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Weave And Spin, Bend And Flow

Weave and Spin, Bend and Flow

Last Saturday we had an amazing turnout for Wild Earth’s Coiled Basketry workshop, led by myself and Sheena Heinitz! I was so impressed with the array of beautiful baskets that the participants created. Even though we all had the same material to choose from each person’s unique personality shined through in their baskets!

We started out by having a discussion about what types of plants can be used for coiled basketry, where to find them, what time of year to harvest, and how to harvest in an environmentally sound manner. For this workshop we gathered rushes, sedges, grasses, horsetail, bamboo, and some other experimental plant material.

participants choosing materials to work with

participants choosing materials

Sheena talking about identifying different basketry plants

Sheena talking about identifying different basketry plants



Throughout class it struck me how everyone was attracted to using the materials in a different way. Some chose to focus on only one material, such as grasses, while others incoporated all of them into their piece, resulting in a multi-textured and varied basket. Some people twisted the material as they wove, making a smooth sided vessel, while others let it be shaggy and free.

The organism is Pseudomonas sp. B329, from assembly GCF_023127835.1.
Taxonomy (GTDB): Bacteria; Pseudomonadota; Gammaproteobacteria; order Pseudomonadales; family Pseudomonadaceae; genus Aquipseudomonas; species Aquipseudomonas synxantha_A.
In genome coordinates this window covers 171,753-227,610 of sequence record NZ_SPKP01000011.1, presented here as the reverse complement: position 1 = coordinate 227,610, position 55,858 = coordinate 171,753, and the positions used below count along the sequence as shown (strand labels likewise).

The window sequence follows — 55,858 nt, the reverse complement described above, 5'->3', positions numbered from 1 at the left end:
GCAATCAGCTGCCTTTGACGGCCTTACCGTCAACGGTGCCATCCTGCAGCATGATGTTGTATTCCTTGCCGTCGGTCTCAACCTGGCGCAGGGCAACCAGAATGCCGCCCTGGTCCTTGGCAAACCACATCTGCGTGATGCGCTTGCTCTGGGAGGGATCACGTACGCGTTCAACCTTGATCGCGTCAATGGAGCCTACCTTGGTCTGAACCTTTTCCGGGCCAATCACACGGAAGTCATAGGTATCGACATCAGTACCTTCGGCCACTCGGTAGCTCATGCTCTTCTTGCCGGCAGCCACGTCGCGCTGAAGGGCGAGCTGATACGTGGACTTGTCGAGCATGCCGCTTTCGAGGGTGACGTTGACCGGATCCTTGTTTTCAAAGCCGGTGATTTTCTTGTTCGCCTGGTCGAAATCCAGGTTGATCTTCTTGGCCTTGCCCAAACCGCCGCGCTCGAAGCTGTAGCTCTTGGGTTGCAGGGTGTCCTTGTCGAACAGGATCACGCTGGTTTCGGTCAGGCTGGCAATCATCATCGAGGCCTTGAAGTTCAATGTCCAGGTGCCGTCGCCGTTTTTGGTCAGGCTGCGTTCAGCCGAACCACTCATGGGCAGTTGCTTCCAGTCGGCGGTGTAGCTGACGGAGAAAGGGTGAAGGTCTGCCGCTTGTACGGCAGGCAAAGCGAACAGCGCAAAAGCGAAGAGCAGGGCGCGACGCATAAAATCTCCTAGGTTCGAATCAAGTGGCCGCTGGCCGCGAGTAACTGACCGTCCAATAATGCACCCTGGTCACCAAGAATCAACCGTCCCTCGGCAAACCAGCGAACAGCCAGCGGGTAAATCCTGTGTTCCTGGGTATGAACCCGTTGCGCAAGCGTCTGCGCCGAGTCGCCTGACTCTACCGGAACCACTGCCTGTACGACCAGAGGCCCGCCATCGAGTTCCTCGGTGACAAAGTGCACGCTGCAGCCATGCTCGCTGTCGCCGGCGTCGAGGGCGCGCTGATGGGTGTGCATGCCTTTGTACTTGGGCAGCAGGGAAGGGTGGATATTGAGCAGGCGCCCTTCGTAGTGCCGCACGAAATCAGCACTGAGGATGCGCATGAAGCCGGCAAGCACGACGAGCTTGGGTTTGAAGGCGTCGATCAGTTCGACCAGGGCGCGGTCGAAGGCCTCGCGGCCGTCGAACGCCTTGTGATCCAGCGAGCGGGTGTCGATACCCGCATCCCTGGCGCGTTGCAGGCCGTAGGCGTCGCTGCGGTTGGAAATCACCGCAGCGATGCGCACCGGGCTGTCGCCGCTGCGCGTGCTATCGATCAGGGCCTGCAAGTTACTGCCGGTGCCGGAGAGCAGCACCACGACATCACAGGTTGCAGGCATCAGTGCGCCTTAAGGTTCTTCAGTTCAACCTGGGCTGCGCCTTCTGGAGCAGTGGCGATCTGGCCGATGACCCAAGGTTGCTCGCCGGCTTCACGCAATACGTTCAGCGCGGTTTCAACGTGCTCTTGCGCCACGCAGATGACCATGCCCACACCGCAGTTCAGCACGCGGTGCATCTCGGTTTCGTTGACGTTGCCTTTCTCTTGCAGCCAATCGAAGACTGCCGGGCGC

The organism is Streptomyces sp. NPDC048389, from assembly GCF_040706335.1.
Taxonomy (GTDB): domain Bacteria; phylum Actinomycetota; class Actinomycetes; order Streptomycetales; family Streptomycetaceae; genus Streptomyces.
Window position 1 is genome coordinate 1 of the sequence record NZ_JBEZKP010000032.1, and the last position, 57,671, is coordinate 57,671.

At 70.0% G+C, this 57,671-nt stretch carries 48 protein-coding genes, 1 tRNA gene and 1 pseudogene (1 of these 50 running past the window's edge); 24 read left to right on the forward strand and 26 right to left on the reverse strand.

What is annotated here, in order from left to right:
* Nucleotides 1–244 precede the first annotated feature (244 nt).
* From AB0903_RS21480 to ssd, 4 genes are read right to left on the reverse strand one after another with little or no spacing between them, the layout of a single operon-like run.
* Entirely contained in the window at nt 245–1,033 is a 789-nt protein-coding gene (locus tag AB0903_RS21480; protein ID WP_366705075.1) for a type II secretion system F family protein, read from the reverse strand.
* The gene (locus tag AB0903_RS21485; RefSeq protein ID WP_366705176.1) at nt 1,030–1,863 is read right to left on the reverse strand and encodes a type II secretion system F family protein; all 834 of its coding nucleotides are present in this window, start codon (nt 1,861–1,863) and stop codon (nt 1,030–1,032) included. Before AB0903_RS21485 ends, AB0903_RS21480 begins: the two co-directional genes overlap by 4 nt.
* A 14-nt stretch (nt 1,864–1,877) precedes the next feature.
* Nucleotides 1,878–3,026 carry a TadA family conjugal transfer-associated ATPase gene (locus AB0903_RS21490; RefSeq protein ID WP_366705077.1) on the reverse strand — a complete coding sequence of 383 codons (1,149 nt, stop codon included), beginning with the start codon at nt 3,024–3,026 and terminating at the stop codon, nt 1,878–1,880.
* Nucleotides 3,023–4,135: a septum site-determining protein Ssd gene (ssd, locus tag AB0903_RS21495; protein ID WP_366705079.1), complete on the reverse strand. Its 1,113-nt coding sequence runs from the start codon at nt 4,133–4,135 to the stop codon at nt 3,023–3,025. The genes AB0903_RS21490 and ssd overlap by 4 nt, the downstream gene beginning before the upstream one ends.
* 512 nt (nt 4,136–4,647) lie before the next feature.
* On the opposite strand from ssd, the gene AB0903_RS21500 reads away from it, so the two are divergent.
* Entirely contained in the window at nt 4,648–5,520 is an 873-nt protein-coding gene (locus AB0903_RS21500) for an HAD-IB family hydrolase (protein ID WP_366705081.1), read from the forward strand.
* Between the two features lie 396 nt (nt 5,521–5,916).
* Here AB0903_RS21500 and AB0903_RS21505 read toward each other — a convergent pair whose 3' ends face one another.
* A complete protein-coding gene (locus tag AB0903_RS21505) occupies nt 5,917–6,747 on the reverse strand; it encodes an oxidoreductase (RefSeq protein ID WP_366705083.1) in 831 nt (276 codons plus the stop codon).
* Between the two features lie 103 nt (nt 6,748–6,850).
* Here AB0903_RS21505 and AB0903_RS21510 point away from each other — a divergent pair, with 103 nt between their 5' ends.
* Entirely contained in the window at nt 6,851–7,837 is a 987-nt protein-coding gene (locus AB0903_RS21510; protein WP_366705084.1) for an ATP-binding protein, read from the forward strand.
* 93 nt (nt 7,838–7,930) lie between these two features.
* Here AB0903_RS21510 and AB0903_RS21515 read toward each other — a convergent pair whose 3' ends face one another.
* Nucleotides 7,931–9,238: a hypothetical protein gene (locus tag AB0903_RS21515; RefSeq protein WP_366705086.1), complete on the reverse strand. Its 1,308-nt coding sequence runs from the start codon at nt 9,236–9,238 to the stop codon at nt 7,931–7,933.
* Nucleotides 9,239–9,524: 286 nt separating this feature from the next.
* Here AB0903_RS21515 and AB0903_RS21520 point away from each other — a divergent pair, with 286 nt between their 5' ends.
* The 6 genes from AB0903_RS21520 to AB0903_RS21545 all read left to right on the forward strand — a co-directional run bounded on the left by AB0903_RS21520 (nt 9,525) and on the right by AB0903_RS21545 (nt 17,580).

Clara working with sedges  as we began our baskets

Clara working with sedges as we began our baskets

The day was relaxed, with plenty of time for singing as we worked, talking about continuing to learn new skills, and getting to know each other better. Workshop attendee Elizabeth Gross, certified Thai Yoga Therapist, even took the time to lead the group through some hand exercises that revitalized our tired fingers! The most challenging part of coiled basketry is the beginning. After everyone had worked through that aspect the baskets really began to grow. It takes time to create a basket and afterwards a great respect is developed for native peoples all across the world who wove incredibly large and intricate  coiled vessels out of local materials. As you get into the flow of sewing each layer to the one before it becomes a very meditative practice. Creating baskets helps connect us. It connects us to the land where we gathered our materials, our ancestors who wove baskets as both a utilitarian and spiritual practice, the community we live in, and to the part of ourselves that shines while working creatively. It was an honor to spend the day with such lovely people and I am looking foward to getting to know all of them better!

Here is a sampling of the lovely baskets created last saturday! If you have any questions about coiled basektry in general or want to talk about setting up another workshop please contact me. Meanwhile check out Wild Earth’s other programs!¬† To see more photos go to my facebook page Katie Grove Studios.


basket detail



This Post Has 3 Comments
  1. I would like to try weaving but, with a loom. As I have Reumatoid Arthritis and Fibromialgia, I don’t know if I can. Really want to check this out. 541-330-0957…

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